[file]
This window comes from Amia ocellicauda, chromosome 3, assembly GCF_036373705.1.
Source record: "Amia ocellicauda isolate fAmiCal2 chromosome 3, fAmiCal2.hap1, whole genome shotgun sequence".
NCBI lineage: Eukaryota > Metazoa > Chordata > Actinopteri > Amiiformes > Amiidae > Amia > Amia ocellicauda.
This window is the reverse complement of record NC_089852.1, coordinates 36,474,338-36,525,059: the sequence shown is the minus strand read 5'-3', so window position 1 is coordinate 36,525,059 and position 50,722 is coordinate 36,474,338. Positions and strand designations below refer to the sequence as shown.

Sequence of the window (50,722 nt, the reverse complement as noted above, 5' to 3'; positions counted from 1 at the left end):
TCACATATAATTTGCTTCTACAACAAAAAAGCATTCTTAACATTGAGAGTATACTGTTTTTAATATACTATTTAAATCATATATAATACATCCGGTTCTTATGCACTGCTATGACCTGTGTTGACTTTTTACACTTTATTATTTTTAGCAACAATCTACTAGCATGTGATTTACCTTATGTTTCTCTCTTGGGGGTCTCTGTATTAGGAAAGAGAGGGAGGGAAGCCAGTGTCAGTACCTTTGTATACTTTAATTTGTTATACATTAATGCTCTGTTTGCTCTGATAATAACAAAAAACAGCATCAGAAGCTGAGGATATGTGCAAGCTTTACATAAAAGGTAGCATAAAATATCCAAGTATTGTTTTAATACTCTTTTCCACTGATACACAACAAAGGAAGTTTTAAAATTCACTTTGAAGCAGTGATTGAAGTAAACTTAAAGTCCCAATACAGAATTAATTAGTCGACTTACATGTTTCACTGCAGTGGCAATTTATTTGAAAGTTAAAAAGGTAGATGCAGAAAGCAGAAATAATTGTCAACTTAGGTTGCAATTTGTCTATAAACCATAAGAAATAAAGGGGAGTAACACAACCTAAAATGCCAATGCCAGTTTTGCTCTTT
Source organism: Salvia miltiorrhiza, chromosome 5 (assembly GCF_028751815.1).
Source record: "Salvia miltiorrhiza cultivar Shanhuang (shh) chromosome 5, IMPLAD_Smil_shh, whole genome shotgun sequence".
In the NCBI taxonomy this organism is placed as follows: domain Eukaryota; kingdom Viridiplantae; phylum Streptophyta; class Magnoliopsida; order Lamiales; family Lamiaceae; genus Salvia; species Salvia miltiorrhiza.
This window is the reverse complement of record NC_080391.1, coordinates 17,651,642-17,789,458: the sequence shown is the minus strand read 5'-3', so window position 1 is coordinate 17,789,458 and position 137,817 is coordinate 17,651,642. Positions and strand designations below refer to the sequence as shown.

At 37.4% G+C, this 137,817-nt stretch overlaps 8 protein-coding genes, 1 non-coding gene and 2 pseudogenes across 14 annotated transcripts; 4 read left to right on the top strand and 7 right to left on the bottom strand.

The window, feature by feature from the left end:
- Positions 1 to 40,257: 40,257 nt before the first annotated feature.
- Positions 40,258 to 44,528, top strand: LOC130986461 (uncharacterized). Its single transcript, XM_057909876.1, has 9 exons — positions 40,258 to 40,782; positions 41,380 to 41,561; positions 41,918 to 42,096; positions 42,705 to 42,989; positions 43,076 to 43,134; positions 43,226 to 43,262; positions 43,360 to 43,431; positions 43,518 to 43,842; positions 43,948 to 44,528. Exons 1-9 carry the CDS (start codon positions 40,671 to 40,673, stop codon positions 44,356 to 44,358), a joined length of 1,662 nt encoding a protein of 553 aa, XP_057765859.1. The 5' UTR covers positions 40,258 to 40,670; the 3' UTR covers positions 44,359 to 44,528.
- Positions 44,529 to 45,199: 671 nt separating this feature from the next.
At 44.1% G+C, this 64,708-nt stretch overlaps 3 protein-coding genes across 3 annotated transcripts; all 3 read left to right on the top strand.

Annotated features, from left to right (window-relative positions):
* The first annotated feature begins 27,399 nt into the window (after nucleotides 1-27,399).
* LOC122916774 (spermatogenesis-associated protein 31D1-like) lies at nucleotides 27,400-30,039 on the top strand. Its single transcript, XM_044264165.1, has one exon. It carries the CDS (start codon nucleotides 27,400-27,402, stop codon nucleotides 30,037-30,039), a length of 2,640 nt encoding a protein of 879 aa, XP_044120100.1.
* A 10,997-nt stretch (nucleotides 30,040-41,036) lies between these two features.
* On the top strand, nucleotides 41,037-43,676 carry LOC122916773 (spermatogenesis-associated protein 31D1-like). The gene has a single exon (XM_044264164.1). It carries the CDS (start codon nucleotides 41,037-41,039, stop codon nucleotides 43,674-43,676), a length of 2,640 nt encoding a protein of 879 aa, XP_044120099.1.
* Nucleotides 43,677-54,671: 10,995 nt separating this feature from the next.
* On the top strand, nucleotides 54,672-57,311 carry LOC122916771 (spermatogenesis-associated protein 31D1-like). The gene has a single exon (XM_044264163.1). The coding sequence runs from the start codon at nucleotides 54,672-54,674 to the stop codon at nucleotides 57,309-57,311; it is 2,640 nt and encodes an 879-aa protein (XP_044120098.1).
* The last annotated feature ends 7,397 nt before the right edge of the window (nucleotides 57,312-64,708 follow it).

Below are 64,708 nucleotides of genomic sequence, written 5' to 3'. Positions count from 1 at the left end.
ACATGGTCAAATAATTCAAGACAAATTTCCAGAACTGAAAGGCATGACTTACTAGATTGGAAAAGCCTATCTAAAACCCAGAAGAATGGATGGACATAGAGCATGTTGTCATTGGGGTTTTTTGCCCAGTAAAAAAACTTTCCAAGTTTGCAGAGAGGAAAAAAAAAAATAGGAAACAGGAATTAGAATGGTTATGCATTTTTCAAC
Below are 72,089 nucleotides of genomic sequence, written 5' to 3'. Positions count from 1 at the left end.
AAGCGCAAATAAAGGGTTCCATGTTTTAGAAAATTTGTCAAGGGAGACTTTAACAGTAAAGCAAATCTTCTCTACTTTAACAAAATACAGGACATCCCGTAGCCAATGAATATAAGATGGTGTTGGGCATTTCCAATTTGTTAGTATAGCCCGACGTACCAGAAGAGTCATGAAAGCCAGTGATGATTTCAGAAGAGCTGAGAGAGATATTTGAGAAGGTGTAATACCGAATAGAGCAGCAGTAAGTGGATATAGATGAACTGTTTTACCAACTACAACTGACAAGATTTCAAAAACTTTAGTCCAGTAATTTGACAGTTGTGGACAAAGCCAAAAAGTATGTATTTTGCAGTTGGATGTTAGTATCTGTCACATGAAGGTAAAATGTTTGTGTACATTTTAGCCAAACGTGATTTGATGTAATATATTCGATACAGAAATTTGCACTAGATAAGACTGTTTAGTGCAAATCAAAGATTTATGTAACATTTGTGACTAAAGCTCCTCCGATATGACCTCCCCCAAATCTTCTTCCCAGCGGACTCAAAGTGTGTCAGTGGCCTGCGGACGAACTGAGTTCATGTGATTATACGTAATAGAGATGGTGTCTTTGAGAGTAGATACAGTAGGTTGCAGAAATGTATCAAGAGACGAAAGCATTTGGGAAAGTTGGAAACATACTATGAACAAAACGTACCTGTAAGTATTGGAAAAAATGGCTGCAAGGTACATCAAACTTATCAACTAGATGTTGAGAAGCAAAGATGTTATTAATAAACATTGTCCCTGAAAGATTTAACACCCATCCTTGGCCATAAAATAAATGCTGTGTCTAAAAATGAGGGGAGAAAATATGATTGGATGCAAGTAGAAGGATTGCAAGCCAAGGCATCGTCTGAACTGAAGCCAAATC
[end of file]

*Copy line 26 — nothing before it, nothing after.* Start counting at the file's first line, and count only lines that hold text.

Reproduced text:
ACATGGTCAAATAATTCAAGACAAATTTCCAGAACTGAAAGGCATGACTTACTAGATTGGAAAAGCCTATCTAAAACCCAGAAGAATGGATGGACATAGAGCATGTTGTCATTGGGGTTTTTTGCCCAGTAAAAAAACTTTCCAAGTTTGCAGAGAGGAAAAAAAAAAATAGGAAACAGGAATTAGAATGGTTATGCATTTTTCAAC